ASC antennas for disaster recovery

ASC, antennas, disaster, recovery, FAST, c-, ku-, Globecomm, signal, africa, africanAdvanced antennas to support Globecomm’s worldwide, multi-band communications solutions

Advanced antennas to support Globecomm’s worldwide, multi-band communications solutions

ASC Signal Corporation announced recently that its antennas have been chosen as a critical component of Globecomm Systems, Inc.’s Forward-Deployed Asset Support Terminal (FAST) system to enable rapid set up of disaster recovery communications solutions.  ASC Signal’s rugged antennas will help support tens of megabits of uplink connectivity in the C- and Ku-band frequencies. This capability will allow FAST users to create multi-purpose hubs for local communications, including mobile services, ready for use anywhere around the world shortly after arrival at a disaster recovery site.


ASC Signal is providing Globecomm with four–meter, low-cost earth station antennas that are capable of global operation in C- and Ku-band, and in the most adverse weather conditions. The antennas’ rugged aluminum structure and multi-piece panel reflector deliver extremely accurate surface contour, high gain and superior efficiency throughout long-term deployments while contributing to the ease and cost-effectiveness of shipping worldwide for asset support operations. This innovative technology reinforces ASC Signal’s engineering leadership in providing flexibility and reliability to its partners on every continent.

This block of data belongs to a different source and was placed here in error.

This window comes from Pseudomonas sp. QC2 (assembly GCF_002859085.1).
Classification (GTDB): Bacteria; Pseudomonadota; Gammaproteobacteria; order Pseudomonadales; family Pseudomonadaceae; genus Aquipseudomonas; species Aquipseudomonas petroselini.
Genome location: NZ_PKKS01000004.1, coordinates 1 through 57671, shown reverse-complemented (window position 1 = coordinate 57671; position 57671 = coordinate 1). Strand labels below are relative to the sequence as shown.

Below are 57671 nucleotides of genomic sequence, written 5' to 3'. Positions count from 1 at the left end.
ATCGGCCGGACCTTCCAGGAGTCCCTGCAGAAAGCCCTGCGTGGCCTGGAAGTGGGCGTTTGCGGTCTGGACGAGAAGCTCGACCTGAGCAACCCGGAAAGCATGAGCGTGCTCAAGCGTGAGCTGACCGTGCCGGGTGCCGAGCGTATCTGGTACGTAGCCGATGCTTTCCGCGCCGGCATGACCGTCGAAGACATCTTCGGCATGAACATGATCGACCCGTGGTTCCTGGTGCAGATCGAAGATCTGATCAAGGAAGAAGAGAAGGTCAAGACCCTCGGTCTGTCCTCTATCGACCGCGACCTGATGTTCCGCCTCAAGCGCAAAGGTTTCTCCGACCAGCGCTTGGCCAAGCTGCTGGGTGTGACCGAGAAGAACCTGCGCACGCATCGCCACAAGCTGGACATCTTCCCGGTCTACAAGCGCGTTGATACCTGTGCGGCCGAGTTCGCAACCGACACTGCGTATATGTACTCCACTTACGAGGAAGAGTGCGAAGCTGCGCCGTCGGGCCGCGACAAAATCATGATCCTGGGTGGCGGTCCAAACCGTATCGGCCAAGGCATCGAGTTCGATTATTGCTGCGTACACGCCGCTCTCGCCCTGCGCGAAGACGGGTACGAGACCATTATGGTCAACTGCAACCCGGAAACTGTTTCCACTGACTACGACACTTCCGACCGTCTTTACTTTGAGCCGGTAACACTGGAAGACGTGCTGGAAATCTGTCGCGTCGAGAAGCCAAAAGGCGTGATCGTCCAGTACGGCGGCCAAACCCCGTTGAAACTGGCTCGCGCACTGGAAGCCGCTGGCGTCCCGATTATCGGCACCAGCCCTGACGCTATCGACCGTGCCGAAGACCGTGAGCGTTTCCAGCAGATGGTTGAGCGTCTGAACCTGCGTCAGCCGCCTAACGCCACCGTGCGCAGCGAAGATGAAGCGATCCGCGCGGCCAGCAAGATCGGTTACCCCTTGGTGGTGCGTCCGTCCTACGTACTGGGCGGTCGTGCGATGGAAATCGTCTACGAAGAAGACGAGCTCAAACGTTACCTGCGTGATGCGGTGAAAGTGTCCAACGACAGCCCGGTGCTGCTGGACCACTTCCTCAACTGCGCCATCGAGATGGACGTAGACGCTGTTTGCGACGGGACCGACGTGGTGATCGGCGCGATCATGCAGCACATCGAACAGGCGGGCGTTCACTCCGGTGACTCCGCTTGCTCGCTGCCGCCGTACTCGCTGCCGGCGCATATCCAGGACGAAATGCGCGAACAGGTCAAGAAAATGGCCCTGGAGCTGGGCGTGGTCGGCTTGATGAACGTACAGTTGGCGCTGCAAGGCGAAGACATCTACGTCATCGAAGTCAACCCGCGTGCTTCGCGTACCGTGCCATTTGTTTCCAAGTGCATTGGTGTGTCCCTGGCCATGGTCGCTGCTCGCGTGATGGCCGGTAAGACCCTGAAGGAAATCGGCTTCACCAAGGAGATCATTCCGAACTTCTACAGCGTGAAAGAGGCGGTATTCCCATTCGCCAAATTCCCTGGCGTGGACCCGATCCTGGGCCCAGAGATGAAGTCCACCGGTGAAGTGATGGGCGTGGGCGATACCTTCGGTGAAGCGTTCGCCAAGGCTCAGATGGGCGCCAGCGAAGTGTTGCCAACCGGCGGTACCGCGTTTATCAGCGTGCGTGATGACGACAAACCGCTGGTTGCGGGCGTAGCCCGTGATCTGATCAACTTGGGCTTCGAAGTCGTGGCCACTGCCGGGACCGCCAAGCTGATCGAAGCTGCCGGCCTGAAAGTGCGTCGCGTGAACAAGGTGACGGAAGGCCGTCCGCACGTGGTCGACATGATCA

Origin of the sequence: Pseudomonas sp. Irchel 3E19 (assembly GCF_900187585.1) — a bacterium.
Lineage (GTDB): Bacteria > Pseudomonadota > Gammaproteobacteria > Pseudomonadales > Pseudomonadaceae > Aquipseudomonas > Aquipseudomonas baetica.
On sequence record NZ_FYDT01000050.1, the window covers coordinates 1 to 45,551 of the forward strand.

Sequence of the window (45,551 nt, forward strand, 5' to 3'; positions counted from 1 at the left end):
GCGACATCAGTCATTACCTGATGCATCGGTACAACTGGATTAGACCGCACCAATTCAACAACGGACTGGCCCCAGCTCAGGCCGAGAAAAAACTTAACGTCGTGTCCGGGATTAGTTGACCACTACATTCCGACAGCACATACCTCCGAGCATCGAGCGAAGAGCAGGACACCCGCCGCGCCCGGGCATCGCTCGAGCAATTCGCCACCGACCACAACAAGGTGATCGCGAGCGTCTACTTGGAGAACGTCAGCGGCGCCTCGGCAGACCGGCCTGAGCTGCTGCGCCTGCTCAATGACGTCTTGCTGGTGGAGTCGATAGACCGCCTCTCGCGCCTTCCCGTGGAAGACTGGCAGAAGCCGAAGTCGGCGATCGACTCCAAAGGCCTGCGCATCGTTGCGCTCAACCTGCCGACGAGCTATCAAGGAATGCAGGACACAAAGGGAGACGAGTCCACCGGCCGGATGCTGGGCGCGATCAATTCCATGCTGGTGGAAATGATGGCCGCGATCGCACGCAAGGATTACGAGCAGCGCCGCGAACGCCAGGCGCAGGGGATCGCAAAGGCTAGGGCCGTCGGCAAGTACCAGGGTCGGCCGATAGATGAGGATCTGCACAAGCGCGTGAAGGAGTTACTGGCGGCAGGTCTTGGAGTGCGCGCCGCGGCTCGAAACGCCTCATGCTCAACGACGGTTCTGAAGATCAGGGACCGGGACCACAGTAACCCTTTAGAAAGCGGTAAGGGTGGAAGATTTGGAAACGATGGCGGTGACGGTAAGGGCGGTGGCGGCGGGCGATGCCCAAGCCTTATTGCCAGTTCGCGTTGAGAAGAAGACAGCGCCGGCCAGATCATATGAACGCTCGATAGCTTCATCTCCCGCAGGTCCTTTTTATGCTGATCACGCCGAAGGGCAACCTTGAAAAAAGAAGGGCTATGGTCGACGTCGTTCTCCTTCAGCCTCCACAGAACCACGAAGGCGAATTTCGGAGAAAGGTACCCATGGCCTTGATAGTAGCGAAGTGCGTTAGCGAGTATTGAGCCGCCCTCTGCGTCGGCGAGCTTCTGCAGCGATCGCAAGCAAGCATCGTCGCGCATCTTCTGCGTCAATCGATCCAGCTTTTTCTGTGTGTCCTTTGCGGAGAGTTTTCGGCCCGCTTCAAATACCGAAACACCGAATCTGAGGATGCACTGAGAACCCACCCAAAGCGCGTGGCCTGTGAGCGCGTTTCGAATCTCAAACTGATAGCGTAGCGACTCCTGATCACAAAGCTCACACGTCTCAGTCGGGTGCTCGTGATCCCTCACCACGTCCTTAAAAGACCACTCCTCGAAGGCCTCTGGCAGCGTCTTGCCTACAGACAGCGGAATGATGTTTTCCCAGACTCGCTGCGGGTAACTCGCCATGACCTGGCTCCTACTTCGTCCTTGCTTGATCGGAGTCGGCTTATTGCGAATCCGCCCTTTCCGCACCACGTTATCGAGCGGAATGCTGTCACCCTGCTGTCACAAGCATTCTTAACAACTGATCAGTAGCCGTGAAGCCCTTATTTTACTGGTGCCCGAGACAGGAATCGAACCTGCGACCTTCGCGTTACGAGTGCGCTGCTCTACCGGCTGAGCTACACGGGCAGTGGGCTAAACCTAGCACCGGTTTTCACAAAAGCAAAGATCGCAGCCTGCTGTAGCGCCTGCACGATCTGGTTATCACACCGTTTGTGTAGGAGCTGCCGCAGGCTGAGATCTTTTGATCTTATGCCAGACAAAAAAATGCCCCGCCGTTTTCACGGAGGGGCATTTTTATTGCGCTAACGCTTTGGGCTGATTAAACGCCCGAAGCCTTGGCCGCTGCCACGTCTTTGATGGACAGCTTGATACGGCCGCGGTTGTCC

“Organizations everywhere require quick and reliable communications restoration whenever environmental or other emergency-related disruptions occur,” said Keith Buckley, president and chief executive officer of ASC Signal. “The strength and unique capabilities of our antennas, especially their rugged structure and flexibility in deployment, make us a strong complement to disaster recovery systems like Globecomm’s FAST. In places that have experienced massive destruction, our satellite earth stations can help ensure voice, data and video communications during the critical recovery process.”

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